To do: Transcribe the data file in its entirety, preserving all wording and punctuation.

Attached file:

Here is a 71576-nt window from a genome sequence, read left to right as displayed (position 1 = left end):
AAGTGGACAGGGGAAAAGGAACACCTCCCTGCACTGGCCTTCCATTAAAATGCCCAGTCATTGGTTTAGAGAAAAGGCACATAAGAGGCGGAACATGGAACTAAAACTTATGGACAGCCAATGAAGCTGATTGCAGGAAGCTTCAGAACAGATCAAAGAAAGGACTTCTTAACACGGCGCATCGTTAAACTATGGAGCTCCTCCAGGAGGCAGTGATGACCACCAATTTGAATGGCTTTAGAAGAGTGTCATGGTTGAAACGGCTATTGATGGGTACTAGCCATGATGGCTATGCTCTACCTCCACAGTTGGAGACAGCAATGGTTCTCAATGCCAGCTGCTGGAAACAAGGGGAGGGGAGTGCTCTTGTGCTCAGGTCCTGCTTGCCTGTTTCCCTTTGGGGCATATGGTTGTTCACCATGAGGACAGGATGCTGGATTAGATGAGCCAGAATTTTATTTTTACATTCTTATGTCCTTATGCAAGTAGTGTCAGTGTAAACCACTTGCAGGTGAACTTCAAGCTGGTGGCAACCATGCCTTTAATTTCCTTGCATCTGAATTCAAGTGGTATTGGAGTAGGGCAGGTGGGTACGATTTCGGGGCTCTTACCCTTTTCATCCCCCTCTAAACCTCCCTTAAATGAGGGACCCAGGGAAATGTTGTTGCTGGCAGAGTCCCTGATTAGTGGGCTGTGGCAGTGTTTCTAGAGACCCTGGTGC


Here is a 71576-nt window from a genome sequence, read left to right as displayed (position 1 = left end):
AAGTGGACAGGGGAAAAGGAACACCTCCCTGCACTGGCCTTCCATTAAAATGCCCAGTCATTGGTTTAGAGAAAAGGCACATAAGAGGCGGAACATGGAACTAAAACTTATGGACAGCCAATGAAGCTGATTGCAGGAAGCTTCAGAACAGATCAAAGAAAGGACTTCTTAACACGGCGCATCGTTAAACTATGGAGCTCCTCCAGGAGGCAGTGATGACCACCAATTTGAATGGCTTTAGAAGAGTGTCATGGTTGAAACGGCTATTGATGGGTACTAGCCATGATGGCTATGCTCTACCTCCACAGTTGGAGACAGCAATGGTTCTCAATGCCAGCTGCTGGAAACAAGGGGAGGGGAGTGCTCTTGTGCTCAGGTCCTGCTTGCCTGTTTCCCTTTGGGGCATATGGTTGTTCACCATGAGGACAGGATGCTGGATTAGATGAGCCAGAATTTTATTTTTACATTCTTATGTCCTTATGCAAGTAGTGTCAGTGTAAACCACTTGCAGGTGAACTTCAAGCTGGTGGCAACCATGCCTTTAATTTCCTTGCATCTGAATTCAAGTGGTATTGGAGTAGGGCAGGTGGGTACGATTTCGGGGCTCTTACCCTTTTCATCCCCCTCTAAACCTCCCTTAAATGAGGGACCCAGGGAAATGTTGTTGCTGGCAGAGTCCCTGATTAGTGGGCTGTGGCAGTGTTTCTAGAGACCCTGGTGC